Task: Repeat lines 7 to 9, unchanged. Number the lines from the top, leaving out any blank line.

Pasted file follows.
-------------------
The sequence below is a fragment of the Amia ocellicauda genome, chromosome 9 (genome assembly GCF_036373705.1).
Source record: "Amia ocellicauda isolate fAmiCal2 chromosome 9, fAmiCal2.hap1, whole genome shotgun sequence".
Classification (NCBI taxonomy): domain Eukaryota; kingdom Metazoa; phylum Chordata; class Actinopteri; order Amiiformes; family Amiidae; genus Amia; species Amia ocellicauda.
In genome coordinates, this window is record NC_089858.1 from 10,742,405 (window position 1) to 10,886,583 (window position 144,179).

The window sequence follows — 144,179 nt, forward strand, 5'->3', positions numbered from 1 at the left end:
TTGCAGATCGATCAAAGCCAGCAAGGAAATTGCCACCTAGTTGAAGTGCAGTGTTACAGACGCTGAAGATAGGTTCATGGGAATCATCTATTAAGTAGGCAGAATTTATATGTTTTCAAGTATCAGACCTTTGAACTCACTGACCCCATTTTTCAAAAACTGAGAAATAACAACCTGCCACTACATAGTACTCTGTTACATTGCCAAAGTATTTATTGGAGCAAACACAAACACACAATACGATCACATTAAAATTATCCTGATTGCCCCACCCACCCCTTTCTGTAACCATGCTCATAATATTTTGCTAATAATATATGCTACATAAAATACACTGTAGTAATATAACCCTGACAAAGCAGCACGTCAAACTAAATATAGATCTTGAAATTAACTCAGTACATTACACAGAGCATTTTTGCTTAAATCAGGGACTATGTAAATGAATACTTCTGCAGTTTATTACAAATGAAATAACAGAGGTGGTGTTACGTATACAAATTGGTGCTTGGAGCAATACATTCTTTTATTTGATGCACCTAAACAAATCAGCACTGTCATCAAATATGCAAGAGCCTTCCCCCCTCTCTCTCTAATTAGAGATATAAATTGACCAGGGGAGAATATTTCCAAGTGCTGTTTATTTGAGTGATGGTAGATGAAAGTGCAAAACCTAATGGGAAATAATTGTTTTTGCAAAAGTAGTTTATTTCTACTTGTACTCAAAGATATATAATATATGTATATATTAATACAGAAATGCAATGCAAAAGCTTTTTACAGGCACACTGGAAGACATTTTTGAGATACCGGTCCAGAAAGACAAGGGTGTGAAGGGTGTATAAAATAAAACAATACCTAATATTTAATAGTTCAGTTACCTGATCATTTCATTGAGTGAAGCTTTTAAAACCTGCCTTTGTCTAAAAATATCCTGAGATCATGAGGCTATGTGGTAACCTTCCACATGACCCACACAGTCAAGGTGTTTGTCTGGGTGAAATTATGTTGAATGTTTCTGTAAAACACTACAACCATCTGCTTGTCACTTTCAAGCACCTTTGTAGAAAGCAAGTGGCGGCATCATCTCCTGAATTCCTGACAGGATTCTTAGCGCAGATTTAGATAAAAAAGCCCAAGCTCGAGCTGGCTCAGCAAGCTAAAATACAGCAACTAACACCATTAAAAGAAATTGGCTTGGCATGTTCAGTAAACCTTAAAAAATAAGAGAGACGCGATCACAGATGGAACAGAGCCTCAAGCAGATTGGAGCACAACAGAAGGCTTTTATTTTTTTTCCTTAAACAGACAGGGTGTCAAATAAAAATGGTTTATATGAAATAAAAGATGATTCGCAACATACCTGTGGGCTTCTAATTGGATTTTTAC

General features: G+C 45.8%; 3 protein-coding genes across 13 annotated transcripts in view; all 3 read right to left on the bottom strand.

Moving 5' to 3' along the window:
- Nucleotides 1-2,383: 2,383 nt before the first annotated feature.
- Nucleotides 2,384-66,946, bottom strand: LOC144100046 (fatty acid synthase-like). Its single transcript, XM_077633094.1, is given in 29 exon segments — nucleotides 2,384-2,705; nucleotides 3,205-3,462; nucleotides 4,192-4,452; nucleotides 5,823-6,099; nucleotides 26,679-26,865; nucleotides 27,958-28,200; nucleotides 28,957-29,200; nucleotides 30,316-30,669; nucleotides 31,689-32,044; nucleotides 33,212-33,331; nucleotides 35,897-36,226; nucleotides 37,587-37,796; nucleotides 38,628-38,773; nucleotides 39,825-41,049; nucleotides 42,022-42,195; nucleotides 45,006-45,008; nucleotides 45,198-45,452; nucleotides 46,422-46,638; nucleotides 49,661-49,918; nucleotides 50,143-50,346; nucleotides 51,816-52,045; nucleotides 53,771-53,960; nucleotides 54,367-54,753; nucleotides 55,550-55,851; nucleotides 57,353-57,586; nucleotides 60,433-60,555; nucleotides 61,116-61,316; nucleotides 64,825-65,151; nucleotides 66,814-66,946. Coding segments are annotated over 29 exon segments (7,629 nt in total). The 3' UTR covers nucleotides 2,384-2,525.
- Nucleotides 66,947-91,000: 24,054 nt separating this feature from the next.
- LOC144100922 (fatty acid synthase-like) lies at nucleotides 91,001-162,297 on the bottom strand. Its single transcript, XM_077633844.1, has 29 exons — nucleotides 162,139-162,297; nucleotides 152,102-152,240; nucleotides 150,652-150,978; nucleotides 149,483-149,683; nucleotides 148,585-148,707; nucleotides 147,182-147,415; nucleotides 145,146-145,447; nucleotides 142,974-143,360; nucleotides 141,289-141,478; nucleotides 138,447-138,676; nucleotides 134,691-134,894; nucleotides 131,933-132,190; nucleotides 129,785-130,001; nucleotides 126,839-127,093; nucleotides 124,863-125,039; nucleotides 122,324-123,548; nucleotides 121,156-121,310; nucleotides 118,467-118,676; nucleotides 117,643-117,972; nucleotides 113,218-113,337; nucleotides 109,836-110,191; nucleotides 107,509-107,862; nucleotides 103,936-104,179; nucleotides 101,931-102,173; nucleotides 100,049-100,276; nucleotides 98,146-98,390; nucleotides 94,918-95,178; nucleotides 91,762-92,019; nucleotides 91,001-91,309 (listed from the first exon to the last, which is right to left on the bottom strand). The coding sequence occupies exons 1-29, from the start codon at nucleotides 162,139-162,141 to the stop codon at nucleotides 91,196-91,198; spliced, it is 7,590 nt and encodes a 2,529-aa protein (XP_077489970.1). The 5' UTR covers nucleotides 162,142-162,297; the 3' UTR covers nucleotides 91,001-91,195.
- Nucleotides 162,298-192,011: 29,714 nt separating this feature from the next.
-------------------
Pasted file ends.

General features: G+C 45.8%; 3 protein-coding genes across 13 annotated transcripts in view; all 3 read right to left on the bottom strand.

Moving 5' to 3' along the window:
- Nucleotides 1-2,383: 2,383 nt before the first annotated feature.